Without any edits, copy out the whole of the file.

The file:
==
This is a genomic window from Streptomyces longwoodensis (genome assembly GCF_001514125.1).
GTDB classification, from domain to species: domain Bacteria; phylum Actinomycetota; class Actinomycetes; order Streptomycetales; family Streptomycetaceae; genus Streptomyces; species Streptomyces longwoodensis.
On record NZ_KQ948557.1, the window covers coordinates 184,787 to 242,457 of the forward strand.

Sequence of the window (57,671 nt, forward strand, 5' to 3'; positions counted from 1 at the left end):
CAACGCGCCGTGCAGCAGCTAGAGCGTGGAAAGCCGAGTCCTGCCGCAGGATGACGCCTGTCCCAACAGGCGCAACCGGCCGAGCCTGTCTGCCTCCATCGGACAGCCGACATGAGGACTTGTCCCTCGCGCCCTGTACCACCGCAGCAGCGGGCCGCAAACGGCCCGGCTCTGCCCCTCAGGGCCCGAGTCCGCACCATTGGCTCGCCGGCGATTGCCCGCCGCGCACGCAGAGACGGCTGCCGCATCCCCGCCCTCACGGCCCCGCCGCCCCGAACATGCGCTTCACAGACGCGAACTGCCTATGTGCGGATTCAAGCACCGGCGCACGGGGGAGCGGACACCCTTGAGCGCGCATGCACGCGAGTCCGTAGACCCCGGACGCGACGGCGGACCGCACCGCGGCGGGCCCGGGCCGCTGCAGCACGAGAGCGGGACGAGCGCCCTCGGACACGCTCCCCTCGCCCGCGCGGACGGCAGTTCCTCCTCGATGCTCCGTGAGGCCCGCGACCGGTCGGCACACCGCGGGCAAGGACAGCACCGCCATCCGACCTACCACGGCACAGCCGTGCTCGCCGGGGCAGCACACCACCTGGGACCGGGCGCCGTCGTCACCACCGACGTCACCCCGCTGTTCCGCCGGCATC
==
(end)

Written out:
This is a genomic window from Streptomyces longwoodensis (genome assembly GCF_001514125.1).
GTDB classification, from domain to species: domain Bacteria; phylum Actinomycetota; class Actinomycetes; order Streptomycetales; family Streptomycetaceae; genus Streptomyces; species Streptomyces longwoodensis.
On record NZ_KQ948557.1, the window covers coordinates 184,787 to 242,457 of the forward strand.

Sequence of the window (57,671 nt, forward strand, 5' to 3'; positions counted from 1 at the left end):
CAACGCGCCGTGCAGCAGCTAGAGCGTGGAAAGCCGAGTCCTGCCGCAGGATGACGCCTGTCCCAACAGGCGCAACCGGCCGAGCCTGTCTGCCTCCATCGGACAGCCGACATGAGGACTTGTCCCTCGCGCCCTGTACCACCGCAGCAGCGGGCCGCAAACGGCCCGGCTCTGCCCCTCAGGGCCCGAGTCCGCACCATTGGCTCGCCGGCGATTGCCCGCCGCGCACGCAGAGACGGCTGCCGCATCCCCGCCCTCACGGCCCCGCCGCCCCGAACATGCGCTTCACAGACGCGAACTGCCTATGTGCGGATTCAAGCACCGGCGCACGGGGGAGCGGACACCCTTGAGCGCGCATGCACGCGAGTCCGTAGACCCCGGACGCGACGGCGGACCGCACCGCGGCGGGCCCGGGCCGCTGCAGCACGAGAGCGGGACGAGCGCCCTCGGACACGCTCCCCTCGCCCGCGCGGACGGCAGTTCCTCCTCGATGCTCCGTGAGGCCCGCGACCGGTCGGCACACCGCGGGCAAGGACAGCACCGCCATCCGACCTACCACGGCACAGCCGTGCTCGCCGGGGCAGCACACCACCTGGGACCGGGCGCCGTCGTCACCACCGACGTCACCCCGCTGTTCCGCCGGCATC